Friday 22 January 2016, 8pm
We're thrilled to finally bring the legendary drummer and godfather of afrobeat, Tony Allen, to OTO alongside Finland's king of space-funk Jimi Tenor. Blasting off together fully armed with Allen's drums tripping a wall full of classic 70's analog modular synths & bathed in Tenor's vocoder voices and Moog-ed keys, this will be the world premier of the duo's first intergalactic afrofunk dance party.
“No one else can do what Tony Allen does... he's still the only person who can play the Afrobeat he invented during his time driving Fela Kuti's band, Africa 70. It's a total rhythm that allows no escape; you will dance. Imagine the peak point last time you were abandoned to music on the dancefloor, multiply it by four and hold it for two hours; that's what Allen does for a living... Anyone lucky enough to have caught his band live in recent years will know that Tony Allen has only consolidated his musical power with age.” – The Quietus
THE heartbeat of afrobeat and the drummer & musical director to Fela Kuti's Africa 70 band (1968 to 1979) - Tony Allen is one of the most adventurous and singular drummers/percussionists alive today. Having developed a hybrid sound deconstructing and fusing Afrobeat with electronica, dub, R&B and rap which he terms 'Afrofunk', he is 75 years old today and is still going strong, still keen as ever to experiment, and get those audiences dancing.
“perhaps the greatest drummer who has ever lived” – Brian Eno
Besides being a professional musician for almost 20 years, Jimi Tenor (born Lassi Lehto, 1965, Lahti, Finland) has also practised photography, directed short films and designed clothes and musical instruments. The electro-mechanic instruments built by Jimi Tenor and designer Matti Knaapi are not intended to be pieces of art on display at exhibitions, though have sometimes ended up as such. They emerge from musical needs, and are mainly made of scrap material. The instruments have been used at full blast during recording and on stage, so some of them have been wrecked.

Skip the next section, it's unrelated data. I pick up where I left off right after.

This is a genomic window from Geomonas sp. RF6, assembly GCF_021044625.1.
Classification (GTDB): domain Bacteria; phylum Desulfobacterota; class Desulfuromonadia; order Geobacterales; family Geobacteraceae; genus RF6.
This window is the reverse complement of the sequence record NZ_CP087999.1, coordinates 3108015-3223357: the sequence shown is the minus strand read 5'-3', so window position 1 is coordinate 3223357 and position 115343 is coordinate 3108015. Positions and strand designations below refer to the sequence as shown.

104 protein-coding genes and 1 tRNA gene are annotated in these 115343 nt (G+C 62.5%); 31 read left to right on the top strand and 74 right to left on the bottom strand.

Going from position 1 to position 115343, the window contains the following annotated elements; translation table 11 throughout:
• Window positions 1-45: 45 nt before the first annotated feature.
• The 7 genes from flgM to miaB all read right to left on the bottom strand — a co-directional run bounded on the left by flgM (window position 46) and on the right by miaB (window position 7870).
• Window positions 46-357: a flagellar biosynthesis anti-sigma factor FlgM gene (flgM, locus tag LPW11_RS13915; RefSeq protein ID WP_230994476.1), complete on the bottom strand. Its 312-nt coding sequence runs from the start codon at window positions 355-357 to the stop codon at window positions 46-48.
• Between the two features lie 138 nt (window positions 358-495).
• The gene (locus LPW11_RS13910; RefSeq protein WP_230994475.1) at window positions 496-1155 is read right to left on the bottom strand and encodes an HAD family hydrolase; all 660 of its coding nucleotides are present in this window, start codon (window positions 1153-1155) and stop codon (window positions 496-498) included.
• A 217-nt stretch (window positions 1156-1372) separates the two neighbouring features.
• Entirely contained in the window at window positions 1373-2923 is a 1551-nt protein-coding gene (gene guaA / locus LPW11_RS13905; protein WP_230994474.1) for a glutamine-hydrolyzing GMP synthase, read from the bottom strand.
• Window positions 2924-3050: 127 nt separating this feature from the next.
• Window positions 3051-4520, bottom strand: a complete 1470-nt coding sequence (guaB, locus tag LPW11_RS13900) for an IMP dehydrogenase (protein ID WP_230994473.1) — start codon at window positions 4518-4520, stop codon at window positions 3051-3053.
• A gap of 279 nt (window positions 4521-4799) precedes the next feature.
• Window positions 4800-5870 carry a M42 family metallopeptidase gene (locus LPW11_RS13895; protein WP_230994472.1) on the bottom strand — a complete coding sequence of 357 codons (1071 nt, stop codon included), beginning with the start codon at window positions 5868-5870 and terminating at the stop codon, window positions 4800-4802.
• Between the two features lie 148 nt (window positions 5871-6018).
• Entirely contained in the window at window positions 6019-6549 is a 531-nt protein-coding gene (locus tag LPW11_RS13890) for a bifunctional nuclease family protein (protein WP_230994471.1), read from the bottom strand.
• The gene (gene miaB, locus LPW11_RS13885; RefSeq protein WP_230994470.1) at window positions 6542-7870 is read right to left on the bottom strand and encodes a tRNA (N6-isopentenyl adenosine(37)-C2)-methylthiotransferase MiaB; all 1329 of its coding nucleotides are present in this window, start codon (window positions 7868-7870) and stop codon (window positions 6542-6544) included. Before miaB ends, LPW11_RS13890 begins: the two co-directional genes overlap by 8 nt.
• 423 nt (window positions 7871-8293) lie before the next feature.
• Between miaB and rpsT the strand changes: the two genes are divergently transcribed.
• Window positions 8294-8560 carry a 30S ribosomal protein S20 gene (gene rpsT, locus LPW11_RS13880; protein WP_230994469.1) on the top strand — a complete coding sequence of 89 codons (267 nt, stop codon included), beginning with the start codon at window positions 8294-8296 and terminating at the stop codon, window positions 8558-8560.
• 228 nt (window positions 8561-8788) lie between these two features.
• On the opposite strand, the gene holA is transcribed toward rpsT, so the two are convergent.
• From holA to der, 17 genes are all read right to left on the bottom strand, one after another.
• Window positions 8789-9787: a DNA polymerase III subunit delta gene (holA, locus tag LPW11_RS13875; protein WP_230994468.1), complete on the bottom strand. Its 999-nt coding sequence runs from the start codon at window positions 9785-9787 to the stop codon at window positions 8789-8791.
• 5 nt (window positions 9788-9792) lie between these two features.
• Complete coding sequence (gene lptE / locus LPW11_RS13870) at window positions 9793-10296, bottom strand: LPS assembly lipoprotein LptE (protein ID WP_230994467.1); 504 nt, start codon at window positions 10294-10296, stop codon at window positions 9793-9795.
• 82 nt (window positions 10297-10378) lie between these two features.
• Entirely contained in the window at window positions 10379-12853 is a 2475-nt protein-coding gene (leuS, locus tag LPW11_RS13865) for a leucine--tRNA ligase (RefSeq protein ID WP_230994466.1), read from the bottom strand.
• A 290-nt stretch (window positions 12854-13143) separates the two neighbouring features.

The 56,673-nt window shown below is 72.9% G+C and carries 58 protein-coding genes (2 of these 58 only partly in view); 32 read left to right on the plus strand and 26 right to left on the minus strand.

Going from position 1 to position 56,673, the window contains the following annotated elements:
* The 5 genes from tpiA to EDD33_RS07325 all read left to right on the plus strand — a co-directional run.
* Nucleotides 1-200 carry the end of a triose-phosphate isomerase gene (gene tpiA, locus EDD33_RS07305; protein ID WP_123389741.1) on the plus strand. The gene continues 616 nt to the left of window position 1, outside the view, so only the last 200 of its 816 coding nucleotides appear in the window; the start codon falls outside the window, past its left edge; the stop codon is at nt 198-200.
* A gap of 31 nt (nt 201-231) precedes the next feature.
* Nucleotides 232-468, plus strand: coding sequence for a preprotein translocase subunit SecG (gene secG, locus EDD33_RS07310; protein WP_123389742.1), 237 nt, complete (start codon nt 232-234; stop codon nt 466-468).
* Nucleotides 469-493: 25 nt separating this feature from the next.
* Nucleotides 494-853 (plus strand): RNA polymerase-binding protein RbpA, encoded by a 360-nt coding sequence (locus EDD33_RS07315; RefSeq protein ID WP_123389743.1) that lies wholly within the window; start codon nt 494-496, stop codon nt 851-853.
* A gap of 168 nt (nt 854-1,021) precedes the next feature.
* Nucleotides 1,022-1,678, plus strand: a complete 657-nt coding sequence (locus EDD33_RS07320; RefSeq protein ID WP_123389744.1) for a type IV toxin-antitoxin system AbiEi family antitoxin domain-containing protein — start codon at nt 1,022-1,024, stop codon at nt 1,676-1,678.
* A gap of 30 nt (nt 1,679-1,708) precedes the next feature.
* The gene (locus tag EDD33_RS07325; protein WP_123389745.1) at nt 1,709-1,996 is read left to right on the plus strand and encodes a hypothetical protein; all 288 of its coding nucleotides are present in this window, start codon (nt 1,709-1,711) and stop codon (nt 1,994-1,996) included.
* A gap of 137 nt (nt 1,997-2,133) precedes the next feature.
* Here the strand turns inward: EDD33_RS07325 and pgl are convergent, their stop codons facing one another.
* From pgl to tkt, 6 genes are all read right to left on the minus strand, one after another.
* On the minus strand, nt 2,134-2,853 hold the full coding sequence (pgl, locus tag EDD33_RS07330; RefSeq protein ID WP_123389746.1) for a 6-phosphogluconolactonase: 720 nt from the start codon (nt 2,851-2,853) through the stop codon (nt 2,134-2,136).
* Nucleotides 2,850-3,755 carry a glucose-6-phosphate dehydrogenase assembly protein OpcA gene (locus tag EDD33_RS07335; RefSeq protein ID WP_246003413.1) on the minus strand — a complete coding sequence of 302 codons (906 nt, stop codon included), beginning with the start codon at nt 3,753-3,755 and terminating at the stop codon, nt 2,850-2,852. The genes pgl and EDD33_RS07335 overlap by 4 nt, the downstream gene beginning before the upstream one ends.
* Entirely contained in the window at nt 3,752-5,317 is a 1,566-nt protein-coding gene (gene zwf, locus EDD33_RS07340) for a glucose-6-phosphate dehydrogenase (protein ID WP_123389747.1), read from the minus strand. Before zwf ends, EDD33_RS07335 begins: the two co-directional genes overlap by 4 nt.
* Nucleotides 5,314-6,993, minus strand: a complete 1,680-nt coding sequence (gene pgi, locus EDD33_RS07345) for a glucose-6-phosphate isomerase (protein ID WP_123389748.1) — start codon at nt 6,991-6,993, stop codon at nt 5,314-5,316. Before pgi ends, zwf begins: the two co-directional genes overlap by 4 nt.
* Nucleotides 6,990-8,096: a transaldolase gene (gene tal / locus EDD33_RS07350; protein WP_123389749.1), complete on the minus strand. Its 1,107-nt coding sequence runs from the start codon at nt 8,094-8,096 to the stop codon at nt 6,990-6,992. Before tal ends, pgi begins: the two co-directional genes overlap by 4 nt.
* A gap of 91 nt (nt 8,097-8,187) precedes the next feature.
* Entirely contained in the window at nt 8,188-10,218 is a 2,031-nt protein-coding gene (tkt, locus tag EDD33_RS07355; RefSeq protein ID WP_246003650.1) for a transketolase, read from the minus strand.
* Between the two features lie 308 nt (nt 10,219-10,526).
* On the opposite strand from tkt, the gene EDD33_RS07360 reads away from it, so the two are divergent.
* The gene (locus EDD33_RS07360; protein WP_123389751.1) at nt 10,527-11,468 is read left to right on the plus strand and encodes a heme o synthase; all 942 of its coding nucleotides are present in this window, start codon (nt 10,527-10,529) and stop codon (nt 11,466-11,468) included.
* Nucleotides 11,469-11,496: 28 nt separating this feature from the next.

Tenor's music, along with his design and technical innovations, springs from experimental rock. His first recording band Jimi Tenor & His Shamans (1986-1992) was influenced by the early 80s industrial rock, where instruments were made out of scrap metal and plastic. Later during the 90s Tenor moved first towards electronic music, but soon got closer to his roots: 60s and 70s jazz, psychedelic soul and African funk.
Although Tenor spent all of the 90s in Berlin, New York, London and Barcelona, his artistic approach was typically Finnish: technically practical, but saturated with black humour and a national romantic tone. So he was quite at home all over Europe in front of a crowd gone wild, wearing a glittering self-designed costume and a flowing cape, holding a noise-producing device the main components of which were a walkman made in Hong Kong and an East-German bicycle dynamo, performing a song about ancient Finnish forest gods, sounding like a mixture of Gil Evans, Jimi Hendrix and Fela Kuti.
Blood Sport bring their long running Republic of South Yorkshire afro-tronic aggro-beat Hybrid Vigour party hats with both live and DJ sets in celebration of their newly released album package on the blastfirstpetite label.